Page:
Apple’s Face ID appears to get spoofed again, but it’s complicated

The security of Apple’s iPhone X has been a topic of debate for the past week. Apple’s iPhone X security has been reportedly spoofed by a mask*, a pair of siblings** and now, a 10-year-old managed to be authenticated by his Mom’s FaceID. What’s going on with Apple and security?

Wired reports:

Attaullah Malik and Sana Sherwani made that discovery earlier this month, when their fifth-grade son, Ammar Malik, walked into the bedroom of their Staten Island home to admire their new pair of iPhone Xs just after they’d set up Face ID. “There’s no way you’re getting access to this phone,” the older Malik remembers his wife telling her son, in a half-joking show of strictness.

Malik offered to let Ammar look at his phone instead, but the boy picked up his mother’s, not knowing which was which. And a split second after he looked at it, the phone unlocked.

This isn’t a completely unprecedented scenario, much like the other scenarios of Face ID being “tricked”, Apple had noted that there are some instances with which FaceID will validate a face that looks similar to yours. This includes children under the age of 13, which don’t have “distinct” features. In the case of the Maliks, the younger child looked similar enough to both of his parents, that FaceID was able to authenticate him when setting up in less than secure circumstances –  indoor, nighttime lighting.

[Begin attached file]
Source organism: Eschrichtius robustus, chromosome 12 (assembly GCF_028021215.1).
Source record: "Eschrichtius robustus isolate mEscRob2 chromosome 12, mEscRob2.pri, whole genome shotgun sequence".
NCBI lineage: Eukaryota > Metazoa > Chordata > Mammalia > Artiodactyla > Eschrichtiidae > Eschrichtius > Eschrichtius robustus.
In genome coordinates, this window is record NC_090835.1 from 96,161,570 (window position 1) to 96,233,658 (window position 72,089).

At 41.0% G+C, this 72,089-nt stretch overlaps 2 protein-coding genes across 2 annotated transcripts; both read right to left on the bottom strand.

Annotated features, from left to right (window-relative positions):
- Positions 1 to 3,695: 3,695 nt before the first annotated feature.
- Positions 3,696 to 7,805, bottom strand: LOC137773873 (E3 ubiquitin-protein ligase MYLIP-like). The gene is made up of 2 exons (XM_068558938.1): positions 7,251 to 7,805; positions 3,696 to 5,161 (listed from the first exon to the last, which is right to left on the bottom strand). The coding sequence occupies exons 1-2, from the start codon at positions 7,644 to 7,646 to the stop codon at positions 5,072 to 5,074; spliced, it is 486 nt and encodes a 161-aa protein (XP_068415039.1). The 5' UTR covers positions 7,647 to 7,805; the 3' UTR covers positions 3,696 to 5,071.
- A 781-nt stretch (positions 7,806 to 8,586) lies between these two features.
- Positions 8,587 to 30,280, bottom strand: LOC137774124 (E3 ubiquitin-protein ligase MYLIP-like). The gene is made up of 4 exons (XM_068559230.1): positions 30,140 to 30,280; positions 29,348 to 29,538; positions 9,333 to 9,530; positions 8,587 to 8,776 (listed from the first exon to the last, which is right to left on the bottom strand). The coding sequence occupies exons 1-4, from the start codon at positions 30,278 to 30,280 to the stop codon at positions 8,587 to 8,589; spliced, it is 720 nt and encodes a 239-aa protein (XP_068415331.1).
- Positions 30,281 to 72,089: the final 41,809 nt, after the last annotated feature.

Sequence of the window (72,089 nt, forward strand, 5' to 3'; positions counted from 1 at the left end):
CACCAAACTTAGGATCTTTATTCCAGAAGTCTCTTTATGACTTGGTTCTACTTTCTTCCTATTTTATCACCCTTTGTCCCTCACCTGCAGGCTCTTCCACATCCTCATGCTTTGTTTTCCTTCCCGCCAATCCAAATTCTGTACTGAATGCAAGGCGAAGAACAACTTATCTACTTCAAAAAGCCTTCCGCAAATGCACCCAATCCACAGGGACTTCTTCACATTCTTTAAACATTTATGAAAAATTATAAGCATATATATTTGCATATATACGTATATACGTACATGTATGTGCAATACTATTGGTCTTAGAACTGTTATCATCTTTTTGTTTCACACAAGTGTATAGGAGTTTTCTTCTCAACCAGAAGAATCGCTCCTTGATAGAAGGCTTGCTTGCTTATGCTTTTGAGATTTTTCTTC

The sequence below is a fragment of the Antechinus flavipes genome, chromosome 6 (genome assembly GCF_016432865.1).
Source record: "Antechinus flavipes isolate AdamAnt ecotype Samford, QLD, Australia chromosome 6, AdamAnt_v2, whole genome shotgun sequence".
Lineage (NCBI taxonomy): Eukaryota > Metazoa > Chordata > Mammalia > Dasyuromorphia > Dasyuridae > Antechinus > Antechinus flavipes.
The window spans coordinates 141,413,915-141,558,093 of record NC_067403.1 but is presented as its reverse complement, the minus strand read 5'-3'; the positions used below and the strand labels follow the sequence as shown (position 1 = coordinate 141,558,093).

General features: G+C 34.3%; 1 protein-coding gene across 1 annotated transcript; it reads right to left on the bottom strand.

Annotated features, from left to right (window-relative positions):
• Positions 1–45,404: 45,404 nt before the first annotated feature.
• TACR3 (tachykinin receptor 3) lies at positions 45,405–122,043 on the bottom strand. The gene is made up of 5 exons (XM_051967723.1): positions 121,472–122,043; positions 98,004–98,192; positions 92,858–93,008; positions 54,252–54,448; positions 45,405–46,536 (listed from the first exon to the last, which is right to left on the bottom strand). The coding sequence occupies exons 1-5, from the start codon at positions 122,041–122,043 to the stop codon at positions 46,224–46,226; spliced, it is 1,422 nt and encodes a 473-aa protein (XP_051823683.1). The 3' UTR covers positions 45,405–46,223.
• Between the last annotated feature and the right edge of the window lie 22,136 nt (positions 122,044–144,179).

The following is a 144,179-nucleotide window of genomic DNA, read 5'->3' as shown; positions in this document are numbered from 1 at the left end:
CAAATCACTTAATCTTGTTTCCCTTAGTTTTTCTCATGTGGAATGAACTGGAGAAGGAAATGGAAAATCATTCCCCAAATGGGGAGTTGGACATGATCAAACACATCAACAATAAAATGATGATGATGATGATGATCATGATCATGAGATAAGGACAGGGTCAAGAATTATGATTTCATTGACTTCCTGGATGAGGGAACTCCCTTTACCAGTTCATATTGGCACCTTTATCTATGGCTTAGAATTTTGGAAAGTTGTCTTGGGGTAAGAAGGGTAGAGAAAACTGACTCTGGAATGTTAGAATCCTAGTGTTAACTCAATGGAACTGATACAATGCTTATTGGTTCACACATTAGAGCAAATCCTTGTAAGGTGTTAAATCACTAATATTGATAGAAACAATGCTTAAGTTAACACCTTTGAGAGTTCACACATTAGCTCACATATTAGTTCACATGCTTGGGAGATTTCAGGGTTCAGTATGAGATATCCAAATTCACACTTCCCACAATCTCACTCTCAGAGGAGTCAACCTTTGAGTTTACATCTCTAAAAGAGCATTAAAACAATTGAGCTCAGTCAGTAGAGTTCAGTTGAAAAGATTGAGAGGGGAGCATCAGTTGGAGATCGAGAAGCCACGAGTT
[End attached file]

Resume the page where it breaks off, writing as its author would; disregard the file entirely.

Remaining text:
In truth, one can surmise that Face ID can be fooled, but it’ll be extremely difficult for any randomly chosen individual. It is much simpler to trick someone into simply unlocking their device than by attempting an unlikely spoof.

You’ll just need access to the passcode***,  and/or over 9 hours of priming, or 12-year-old child.

Let’s be clear, there is a very real risk of a family member who’s able to fool FaceID taking control of your device and using it to authenticate purchases and the like. The risk is small and there are social and legal remedies for that and if you’re concerned, put on a password and use that instead.

Biometrics will never be truly secure by their very nature, what they offer for the user is convenience. The more seamless and invisible the security is, the more users are likely to make use of it. And FaceID, much like TouchID before it, is nearly invisible to the user.

*This took a few hours of priming and could only work from certain angles.

**Unlocking the iPhone with the passcode trains FaceID to add your face to the database.

***If someone has your passcode anyway, FaceID is essentially worthless.